Stimulants help the majority of those with this disorder. I assure you from my experience as one who has used them for decaders, they work. I could never write what I just have, without the focusing benefit they yield. Years ago I was given an Rx for a new pair of glasses. Tragically, for most of my life, I only caught glimpses of life as it is. Thankfully, due to my new pair of glasses, vistas I never dreamed of have opened up before me. I participate in all of life.
    Reminds me of an ancient biblical story in which a man born blind bumps into this carpenter who gives him sight. Some accuse him of being healed by some crackpot. I don’t know about that, he says. All I can tell you is, I was blind but no longer.
    This QB for New England, Josh Allen, is the real deal and he is exceptional. I hope he can stay healthy.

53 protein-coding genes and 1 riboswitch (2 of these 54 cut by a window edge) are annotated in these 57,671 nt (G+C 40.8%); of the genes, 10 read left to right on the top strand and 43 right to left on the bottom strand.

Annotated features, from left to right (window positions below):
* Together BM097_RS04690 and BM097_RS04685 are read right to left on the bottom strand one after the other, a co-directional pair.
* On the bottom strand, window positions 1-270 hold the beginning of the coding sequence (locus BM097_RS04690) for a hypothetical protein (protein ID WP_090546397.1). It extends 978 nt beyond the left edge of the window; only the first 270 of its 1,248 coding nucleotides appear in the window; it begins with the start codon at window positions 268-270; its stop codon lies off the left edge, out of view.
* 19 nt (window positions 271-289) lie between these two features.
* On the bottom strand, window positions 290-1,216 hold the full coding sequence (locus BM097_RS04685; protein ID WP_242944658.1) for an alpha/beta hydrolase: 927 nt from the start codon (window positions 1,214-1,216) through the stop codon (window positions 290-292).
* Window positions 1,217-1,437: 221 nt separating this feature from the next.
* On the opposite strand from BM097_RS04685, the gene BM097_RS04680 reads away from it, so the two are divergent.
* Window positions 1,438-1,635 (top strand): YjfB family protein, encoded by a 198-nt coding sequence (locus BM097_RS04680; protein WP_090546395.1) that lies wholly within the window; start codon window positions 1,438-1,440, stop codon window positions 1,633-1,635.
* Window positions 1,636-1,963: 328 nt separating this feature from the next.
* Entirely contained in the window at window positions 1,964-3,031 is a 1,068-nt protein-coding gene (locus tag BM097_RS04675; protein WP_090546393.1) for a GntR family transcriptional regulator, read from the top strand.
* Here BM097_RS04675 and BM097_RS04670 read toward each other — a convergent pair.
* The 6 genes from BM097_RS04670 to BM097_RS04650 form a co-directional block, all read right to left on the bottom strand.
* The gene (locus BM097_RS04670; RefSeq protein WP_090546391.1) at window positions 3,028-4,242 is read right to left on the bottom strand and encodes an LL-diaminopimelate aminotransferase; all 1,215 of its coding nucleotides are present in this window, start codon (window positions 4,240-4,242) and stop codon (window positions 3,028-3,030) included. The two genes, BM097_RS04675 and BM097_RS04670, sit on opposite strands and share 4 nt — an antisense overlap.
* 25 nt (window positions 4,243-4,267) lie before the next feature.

• No one recognised the trauma I faced daily in school, home and everywhere else. I couldn’t follow along. I heard bits and pieces of some sentences. I learned to endure hours of sitting in a classroom having no idea what was taught. I endured agony as my parents condemned me for being a lazy G. D. bum. I couldn’t read past the third grade level. My mother came to class and sat next to me all day to try to figure out why I wouldn’t apply myself. She reminded me many times to pay attention, which I would do, for about 2 seconds. No one was there for me, to be a source of comfort as I lived in hell day after day, blaming myself, hating myself, despising myself for not doing what I was supposed to be doing. I had not the faintest idea, at all, that I wasn’t paying attention. I did believe strongly, deep down, if I could hate myself enough, as I deserved to be hated, I would be able to pull through all the disgraceful things I was and I was doing, and become a good student.
    One loving, accepting, warm-hearted adult present in my life over those years would have saved me from the harshest side of imprisonment in a concentration camp by myself–without family.
    One mom or dad-like figure who said, “It’s okay. You are a good boy. You are a wonderful little boy” would have eased the pain.